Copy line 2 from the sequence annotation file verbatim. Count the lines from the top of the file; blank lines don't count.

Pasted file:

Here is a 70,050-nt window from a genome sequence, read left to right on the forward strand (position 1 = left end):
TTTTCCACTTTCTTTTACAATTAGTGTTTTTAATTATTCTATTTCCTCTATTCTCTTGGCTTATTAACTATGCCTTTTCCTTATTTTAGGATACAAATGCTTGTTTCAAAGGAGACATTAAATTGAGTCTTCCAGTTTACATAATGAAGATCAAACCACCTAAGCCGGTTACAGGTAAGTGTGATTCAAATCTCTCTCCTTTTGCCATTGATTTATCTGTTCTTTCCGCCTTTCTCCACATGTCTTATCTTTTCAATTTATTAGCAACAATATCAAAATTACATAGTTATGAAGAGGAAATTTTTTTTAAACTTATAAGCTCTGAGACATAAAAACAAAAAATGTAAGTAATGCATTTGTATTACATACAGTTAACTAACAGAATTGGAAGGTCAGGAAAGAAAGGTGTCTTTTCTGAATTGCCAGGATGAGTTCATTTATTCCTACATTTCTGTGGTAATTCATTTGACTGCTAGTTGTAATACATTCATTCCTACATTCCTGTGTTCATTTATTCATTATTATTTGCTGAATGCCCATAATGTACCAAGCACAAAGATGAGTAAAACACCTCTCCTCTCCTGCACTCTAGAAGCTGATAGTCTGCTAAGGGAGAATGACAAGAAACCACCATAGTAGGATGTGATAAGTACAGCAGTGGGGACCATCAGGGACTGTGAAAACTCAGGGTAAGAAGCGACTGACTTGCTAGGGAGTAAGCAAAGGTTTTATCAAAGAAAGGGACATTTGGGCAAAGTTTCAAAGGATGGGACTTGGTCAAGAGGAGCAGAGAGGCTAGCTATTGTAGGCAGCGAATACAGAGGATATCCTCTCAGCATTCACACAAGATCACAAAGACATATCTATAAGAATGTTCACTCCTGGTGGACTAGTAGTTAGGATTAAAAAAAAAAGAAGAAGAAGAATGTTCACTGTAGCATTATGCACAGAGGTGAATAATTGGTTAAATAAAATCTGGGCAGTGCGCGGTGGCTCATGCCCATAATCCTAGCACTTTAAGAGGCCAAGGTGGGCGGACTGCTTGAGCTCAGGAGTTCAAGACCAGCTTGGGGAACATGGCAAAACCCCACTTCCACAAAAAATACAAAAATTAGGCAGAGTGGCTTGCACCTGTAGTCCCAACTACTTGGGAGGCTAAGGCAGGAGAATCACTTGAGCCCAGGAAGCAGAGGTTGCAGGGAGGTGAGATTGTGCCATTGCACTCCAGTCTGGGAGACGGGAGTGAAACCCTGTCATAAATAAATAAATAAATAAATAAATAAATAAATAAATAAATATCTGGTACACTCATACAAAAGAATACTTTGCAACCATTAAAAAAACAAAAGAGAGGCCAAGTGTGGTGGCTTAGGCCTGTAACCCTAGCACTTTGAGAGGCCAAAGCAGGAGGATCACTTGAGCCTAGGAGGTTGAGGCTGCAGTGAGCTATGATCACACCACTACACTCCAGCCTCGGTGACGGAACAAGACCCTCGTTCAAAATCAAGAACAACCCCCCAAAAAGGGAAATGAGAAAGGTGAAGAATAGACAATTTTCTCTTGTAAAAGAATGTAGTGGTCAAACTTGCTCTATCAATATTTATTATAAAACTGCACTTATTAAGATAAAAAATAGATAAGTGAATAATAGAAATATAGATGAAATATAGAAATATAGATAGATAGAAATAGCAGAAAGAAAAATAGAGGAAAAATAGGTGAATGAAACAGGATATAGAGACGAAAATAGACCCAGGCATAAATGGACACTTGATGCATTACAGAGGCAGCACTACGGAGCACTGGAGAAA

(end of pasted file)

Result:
TTTTCCACTTTCTTTTACAATTAGTGTTTTTAATTATTCTATTTCCTCTATTCTCTTGGCTTATTAACTATGCCTTTTCCTTATTTTAGGATACAAATGCTTGTTTCAAAGGAGACATTAAATTGAGTCTTCCAGTTTACATAATGAAGATCAAACCACCTAAGCCGGTTACAGGTAAGTGTGATTCAAATCTCTCTCCTTTTGCCATTGATTTATCTGTTCTTTCCGCCTTTCTCCACATGTCTTATCTTTTCAATTTATTAGCAACAATATCAAAATTACATAGTTATGAAGAGGAAATTTTTTTTAAACTTATAAGCTCTGAGACATAAAAACAAAAAATGTAAGTAATGCATTTGTATTACATACAGTTAACTAACAGAATTGGAAGGTCAGGAAAGAAAGGTGTCTTTTCTGAATTGCCAGGATGAGTTCATTTATTCCTACATTTCTGTGGTAATTCATTTGACTGCTAGTTGTAATACATTCATTCCTACATTCCTGTGTTCATTTATTCATTATTATTTGCTGAATGCCCATAATGTACCAAGCACAAAGATGAGTAAAACACCTCTCCTCTCCTGCACTCTAGAAGCTGATAGTCTGCTAAGGGAGAATGACAAGAAACCACCATAGTAGGATGTGATAAGTACAGCAGTGGGGACCATCAGGGACTGTGAAAACTCAGGGTAAGAAGCGACTGACTTGCTAGGGAGTAAGCAAAGGTTTTATCAAAGAAAGGGACATTTGGGCAAAGTTTCAAAGGATGGGACTTGGTCAAGAGGAGCAGAGAGGCTAGCTATTGTAGGCAGCGAATACAGAGGATATCCTCTCAGCATTCACACAAGATCACAAAGACATATCTATAAGAATGTTCACTCCTGGTGGACTAGTAGTTAGGATTAAAAAAAAAAGAAGAAGAAGAATGTTCACTGTAGCATTATGCACAGAGGTGAATAATTGGTTAAATAAAATCTGGGCAGTGCGCGGTGGCTCATGCCCATAATCCTAGCACTTTAAGAGGCCAAGGTGGGCGGACTGCTTGAGCTCAGGAGTTCAAGACCAGCTTGGGGAACATGGCAAAACCCCACTTCCACAAAAAATACAAAAATTAGGCAGAGTGGCTTGCACCTGTAGTCCCAACTACTTGGGAGGCTAAGGCAGGAGAATCACTTGAGCCCAGGAAGCAGAGGTTGCAGGGAGGTGAGATTGTGCCATTGCACTCCAGTCTGGGAGACGGGAGTGAAACCCTGTCATAAATAAATAAATAAATAAATAAATAAATAAATAAATAAATATCTGGTACACTCATACAAAAGAATACTTTGCAACCATTAAAAAAACAAAAGAGAGGCCAAGTGTGGTGGCTTAGGCCTGTAACCCTAGCACTTTGAGAGGCCAAAGCAGGAGGATCACTTGAGCCTAGGAGGTTGAGGCTGCAGTGAGCTATGATCACACCACTACACTCCAGCCTCGGTGACGGAACAAGACCCTCGTTCAAAATCAAGAACAACCCCCCAAAAAGGGAAATGAGAAAGGTGAAGAATAGACAATTTTCTCTTGTAAAAGAATGTAGTGGTCAAACTTGCTCTATCAATATTTATTATAAAACTGCACTTATTAAGATAAAAAATAGATAAGTGAATAATAGAAATATAGATGAAATATAGAAATATAGATAGATAGAAATAGCAGAAAGAAAAATAGAGGAAAAATAGGTGAATGAAACAGGATATAGAGACGAAAATAGACCCAGGCATAAATGGACACTTGATGCATTACAGAGGCAGCACTACGGAGCACTGGAGAAA